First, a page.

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The Case for Drones

Why sending them to Libya is the right thing to do.

On Thursday, the Pentagon announced that President Obama, hoping to break the see-saw deadlock between rebel forces and Muammar Qaddafi’s military, had authorized the use of armed Predator drones in Libya. The Predator—technically known as the MQ-9 Reaper—is accurate and deadly; it can fly for over 40 hours and carry more than 1,000 pounds of missiles and bombs. The decision to send these drones was driven by the tactics Qaddafi’s forces have developed to circumvent NATO air strikes, namely intermingling with civilians and moving in unmarked vehicles. Because the drones can linger for long periods of time and have a video feed that allows for more accurate target assessment than conventional bombers, the hope is that they will minimize civilian casualties and prevent the Libyan military from launching quick strikes when NATO aircraft are not around. It might be something of a calculated gamble, but, of the options available, drones seem to be the best tool for the job.

Despite this, the deployment decision immediately provoked new criticism from those already opposed to U.S. involvement in the Libyan conflict. Charges were made of “mission creep,” or a first step toward more heavy engagement, including perhaps the use of ground troops. Other opponents suggested that the use of drones would increase civilian casualties, as it has in Pakistan. Neither of these arguments, however, stands up under scrutiny.

The use of drones does not enlarge or change the U.S. mission in Libya, which remains, as always, to protect civilians (although the Obama administration and the other NATO nations also seem to include rebel forces in this category). The phrase “mission creep” has emotional impact harkening back to U.S. involvement in Somalia and the Balkans, but the use of armed drones in Libya isn’t really an example of mission creep; it’s more an example of method expansion—the use of new techniques in pursuit of the same objectives.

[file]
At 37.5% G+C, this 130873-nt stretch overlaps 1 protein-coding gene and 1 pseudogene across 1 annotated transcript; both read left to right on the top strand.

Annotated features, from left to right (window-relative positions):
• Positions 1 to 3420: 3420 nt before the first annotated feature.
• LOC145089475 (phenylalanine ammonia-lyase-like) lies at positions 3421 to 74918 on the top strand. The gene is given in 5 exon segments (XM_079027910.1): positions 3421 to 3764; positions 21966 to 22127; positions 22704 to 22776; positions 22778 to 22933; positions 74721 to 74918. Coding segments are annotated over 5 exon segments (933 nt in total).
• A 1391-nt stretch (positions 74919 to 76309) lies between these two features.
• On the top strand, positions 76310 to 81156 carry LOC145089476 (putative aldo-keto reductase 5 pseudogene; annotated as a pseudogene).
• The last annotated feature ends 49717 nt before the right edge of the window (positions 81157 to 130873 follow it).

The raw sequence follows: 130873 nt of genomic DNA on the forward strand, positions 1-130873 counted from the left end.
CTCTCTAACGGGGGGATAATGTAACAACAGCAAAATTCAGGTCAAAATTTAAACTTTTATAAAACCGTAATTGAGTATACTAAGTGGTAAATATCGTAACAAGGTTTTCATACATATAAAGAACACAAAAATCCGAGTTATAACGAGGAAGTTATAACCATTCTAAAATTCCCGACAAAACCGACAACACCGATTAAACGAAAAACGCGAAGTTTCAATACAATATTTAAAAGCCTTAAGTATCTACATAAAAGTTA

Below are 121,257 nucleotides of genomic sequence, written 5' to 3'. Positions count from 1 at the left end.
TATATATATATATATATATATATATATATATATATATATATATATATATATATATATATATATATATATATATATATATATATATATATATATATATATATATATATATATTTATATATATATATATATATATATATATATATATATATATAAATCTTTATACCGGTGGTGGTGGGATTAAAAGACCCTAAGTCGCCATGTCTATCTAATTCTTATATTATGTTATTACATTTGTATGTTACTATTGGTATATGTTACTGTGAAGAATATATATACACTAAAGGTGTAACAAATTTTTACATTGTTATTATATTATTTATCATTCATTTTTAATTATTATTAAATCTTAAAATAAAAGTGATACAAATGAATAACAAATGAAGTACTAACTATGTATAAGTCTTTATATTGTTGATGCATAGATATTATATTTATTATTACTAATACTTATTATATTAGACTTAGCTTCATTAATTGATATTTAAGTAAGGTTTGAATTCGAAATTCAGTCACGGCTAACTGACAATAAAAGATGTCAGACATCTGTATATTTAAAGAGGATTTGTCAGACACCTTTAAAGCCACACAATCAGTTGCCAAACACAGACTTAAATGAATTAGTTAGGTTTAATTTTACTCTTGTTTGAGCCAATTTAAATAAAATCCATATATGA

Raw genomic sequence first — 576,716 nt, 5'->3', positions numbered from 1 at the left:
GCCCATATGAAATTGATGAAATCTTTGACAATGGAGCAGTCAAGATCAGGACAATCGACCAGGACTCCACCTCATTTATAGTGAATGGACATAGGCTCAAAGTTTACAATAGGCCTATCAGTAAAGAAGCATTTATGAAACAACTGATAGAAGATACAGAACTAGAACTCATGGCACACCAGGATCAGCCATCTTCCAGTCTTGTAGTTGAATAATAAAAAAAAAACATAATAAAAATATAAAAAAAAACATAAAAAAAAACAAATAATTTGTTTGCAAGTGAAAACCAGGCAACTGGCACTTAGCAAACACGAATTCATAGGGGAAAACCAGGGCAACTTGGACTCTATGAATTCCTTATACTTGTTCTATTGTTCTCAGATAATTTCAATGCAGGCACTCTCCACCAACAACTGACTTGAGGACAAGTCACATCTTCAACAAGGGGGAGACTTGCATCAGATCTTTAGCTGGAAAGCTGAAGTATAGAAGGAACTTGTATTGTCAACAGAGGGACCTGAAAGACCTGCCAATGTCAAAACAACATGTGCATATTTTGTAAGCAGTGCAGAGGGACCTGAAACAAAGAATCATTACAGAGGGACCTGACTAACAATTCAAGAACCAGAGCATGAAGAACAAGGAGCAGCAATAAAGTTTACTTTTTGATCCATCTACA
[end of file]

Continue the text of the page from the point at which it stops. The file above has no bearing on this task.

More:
What’s more, the drone campaign in Pakistan is not a model for the Libyan one. In Pakistan, drones are used to kill Taliban and Al Qaeda leaders. The strikes sometimes go awry because it is difficult to identify insurgents in the tribal areas, even with a high quality video feed, and because the insurgents use human shields to increase the chances of civilian casualties. In Libya, the drones are likely to be used only against identifiable military targets. It may be hard to tell whether someone in a Pakistan compound is a terrorist leader or an innocent local, but it should be possible to distinguish between an armed Libyan soldier involved in a military action and a civilian who is not. To ensure that this is the case, Libyan soldiers mixing with civilians who are not involved in attacks on the rebels will likely not be targets. But, once they begin an assault, they will be vulnerable to the drones. The hope is that Qaddafi’s forces will realize, “If you attack rebels or civilians, you will die.”

Admittedly, armed drones alone will not defeat Qaddafi. That will only happen when the rebels become an effective fighting force. But the drones may help stave off a Qaddafi victory and give the rebels time to become more effective. This is in line with broad U.S. strategy in Libya, which is based on the belief that trends favor the rebels: The longer they avoid defeat, the more they will strengthen, while Qaddafi will only weaken the longer fighting continues. If that theory is correct, then the drones will almost certainly help.

Steven Metz is the author of Iraq and the Evolution of American Strategy.

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